What is striking are the unusual angles outside and inside. One has to walk around the building and look at it from all sides, it's like a sculpture. Inside, the guide pointed out certain spots from which one sees a room or a view in a special way. For example, when one is standing on the first floor at the top of the staircase (a sculpture in its own right) and looking out across the terrace, the end of the building seems to be the bow of a ship. Standing on the terrace and looking to the hillside opposite one has the impression that the small village there sits precisely on the roof of the fire station. The most striking feature for me who gets dizzy when only standing on a chair are the shower room and the toilets because their walls aren't straight but slanting at a slight angle. I can't be more precise, the guide didn't tell us the details and I forgot to ask. I went into the toilet as we were advised to do, not in order to use it but to get a feeling for the unusual distortion. I didn't feel too good inside and I didn't feel better when I got out because then the 90Â° we're used to seemed strange. Other walls are also slanting because Hadid isn't a great fan of the 90Â° angle, but the effect was strongest in the small loo cubicle.
Another striking building is the Conference Pavilion by Tadao Ando, Japan's most famous contemporary architect and one of the top architects worldwide. He has never had a formal training in the field of architecture. Before he opened his own studio he worked as a carpenter, truck driver and professional boxer. His favourite building material is cast-in-place concrete with evenly located holes. I'm sure you can't imagine stroking a wall made of concrete, but the concrete Ando uses has such a silk smooth surface that one simply has to do it.
Ando has designed three buildings in Germany, this is the second I've seen. The first is in the north-west of Germany on the Lower Rhine on a former NATO base turned Museum. His designs express 'The beauty of simplicity'. He has nothing against angles of 90Â°! His buildings are simple, no-frills structures which exude a meditative quality. They remind me of monasteries. The one on the Vitra compound is set apart from the other buildings so that there isn't too much traffic disturbing the meetings held there. People can't even rush to it, a narrow footpath leads to the entrance which one has to walk in single file.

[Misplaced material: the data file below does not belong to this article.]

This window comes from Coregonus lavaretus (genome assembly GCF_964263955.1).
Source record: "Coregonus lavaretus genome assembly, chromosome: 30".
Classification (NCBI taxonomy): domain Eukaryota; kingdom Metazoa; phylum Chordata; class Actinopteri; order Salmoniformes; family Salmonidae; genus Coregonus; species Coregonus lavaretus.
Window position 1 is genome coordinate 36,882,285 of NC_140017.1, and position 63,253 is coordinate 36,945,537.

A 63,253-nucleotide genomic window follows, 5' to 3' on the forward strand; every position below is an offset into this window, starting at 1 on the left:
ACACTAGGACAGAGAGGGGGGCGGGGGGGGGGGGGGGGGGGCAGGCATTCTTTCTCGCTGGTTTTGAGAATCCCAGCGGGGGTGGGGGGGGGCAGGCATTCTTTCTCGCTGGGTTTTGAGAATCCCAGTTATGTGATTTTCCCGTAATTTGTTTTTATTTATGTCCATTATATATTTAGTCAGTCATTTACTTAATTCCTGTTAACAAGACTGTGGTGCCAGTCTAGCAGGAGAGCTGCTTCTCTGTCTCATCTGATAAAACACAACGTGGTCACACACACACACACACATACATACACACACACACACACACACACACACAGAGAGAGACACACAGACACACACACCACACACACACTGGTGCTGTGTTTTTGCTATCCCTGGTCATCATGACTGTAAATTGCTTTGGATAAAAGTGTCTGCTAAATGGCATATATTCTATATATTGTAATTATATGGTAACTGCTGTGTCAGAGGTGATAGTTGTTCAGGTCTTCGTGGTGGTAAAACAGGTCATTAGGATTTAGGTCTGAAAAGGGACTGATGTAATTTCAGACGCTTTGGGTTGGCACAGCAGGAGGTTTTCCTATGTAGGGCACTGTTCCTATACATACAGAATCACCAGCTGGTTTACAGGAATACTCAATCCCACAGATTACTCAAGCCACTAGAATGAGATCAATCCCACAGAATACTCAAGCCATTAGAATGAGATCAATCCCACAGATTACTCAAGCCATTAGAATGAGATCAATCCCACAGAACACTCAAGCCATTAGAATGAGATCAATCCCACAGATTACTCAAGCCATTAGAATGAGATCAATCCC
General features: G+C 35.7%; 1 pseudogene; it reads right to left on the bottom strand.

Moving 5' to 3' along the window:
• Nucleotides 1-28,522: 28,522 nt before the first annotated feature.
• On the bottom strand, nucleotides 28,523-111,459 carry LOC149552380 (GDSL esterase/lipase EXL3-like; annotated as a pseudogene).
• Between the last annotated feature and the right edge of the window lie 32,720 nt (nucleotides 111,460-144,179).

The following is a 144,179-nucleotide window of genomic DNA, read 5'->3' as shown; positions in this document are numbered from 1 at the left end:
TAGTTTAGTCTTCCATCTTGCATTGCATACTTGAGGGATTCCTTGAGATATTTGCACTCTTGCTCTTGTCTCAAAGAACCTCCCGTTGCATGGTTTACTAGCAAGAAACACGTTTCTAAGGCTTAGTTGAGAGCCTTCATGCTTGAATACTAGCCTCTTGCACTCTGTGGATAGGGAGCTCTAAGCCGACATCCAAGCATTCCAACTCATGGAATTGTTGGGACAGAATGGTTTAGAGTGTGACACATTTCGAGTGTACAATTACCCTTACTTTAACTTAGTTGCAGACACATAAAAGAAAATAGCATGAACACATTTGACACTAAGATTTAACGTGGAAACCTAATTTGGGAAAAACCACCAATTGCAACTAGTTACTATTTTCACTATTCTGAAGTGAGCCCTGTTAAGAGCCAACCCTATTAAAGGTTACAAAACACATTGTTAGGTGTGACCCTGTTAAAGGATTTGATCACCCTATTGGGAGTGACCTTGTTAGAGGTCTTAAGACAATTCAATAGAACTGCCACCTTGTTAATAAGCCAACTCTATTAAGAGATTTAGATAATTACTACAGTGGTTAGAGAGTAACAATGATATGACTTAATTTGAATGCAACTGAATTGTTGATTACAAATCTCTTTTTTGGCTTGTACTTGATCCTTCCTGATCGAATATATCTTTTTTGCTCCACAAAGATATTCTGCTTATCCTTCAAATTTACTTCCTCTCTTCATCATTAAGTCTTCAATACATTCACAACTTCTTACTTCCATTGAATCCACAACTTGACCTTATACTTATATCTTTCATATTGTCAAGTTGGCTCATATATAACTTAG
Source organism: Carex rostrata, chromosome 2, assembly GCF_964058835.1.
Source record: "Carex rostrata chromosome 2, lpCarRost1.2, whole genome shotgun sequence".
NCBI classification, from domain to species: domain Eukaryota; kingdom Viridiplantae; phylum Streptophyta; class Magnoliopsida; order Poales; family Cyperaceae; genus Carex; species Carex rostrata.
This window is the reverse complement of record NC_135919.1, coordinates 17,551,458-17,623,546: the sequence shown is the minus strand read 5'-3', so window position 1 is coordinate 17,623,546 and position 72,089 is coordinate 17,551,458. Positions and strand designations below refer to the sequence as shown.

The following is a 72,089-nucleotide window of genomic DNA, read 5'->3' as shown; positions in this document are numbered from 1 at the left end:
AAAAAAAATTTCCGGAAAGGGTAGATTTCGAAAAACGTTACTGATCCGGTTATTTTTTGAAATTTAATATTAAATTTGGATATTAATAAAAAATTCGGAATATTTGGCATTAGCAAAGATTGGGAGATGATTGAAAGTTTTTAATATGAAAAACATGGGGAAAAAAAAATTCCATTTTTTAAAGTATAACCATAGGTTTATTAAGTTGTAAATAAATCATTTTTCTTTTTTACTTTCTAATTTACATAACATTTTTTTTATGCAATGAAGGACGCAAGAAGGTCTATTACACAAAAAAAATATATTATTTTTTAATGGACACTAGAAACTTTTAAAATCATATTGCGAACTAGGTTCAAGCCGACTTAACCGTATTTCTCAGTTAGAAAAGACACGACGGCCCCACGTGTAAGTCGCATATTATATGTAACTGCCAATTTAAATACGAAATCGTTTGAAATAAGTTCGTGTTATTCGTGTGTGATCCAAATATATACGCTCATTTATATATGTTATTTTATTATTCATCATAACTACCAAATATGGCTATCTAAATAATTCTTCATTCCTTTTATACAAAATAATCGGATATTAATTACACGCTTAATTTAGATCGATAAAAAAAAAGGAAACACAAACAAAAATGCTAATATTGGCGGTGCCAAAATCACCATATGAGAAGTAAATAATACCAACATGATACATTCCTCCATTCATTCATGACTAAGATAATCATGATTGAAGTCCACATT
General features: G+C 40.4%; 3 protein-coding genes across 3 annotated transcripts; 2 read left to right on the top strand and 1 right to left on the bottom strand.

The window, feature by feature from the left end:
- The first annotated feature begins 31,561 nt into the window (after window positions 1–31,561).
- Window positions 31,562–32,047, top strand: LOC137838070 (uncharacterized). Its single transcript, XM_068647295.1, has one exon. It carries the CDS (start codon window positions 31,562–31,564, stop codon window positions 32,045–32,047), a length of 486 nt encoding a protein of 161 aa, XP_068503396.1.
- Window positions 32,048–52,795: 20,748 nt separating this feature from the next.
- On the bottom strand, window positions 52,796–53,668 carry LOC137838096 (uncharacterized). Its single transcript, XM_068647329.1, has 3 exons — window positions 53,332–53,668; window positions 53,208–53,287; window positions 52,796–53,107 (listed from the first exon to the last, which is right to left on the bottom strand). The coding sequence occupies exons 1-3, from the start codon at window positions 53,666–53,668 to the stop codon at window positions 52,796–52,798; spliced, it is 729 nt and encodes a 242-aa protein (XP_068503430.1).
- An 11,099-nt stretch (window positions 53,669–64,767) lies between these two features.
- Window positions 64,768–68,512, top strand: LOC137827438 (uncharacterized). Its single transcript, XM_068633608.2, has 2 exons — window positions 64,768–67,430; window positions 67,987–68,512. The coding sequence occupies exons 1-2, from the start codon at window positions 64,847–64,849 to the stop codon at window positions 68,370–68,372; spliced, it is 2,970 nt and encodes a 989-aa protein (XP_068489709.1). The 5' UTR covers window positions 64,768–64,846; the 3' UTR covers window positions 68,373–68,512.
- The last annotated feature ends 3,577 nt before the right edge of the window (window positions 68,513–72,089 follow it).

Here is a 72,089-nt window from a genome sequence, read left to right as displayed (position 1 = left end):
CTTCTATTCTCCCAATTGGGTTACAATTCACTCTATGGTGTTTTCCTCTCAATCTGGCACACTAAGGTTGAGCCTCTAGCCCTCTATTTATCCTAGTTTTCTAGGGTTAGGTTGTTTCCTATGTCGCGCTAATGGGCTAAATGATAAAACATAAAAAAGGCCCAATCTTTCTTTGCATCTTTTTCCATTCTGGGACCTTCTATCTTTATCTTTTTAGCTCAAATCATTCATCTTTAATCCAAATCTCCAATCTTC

Concentrated listening is tiring, so when the guided tour had ended, I had a cappuccino and a piece of cake in the restaurant of the VitraHaus which was designed by the Swiss architects Herzog & de Meuron, famous for London's Tate Modern. Where Tate Modern is gigantic, the VitraHaus is tiny. It's a five storey building and with this the highest on the Vitra compound. With its height of 21.30m it could easily be put into the turbine hall at Tate Modern which is 35 m high! It's meant to give an overview of the surrounding picturesque landscape - slight hills, meadows and orchards - and the factory premises as well as an overview of the Vitra home furniture.
But it's not one house but apparently several (eleven if I remember correctly) houses interlaced with each other. Herzog & de Meron occupy themselves with the idea of stacked volume and the 'ur-house'. As the VitraHaus is the exhibition area for home furniture they thought this design appropriate. Visitors can walk through and dream of buying the furniture on offer. My problem is that I don't have the house for the furniture and not the money for it, either. But I wouldn't mind having some of the pieces. There are shop-assistants everywhere, you can choose a sofa, for example, and then discuss the size, material and the colours with them and order, of course.
When I'd seen everything I came to see, I was tired and couldn't work up any interest any more at the bus stop which was also designed by some famous architect or other. My brain needed a rest.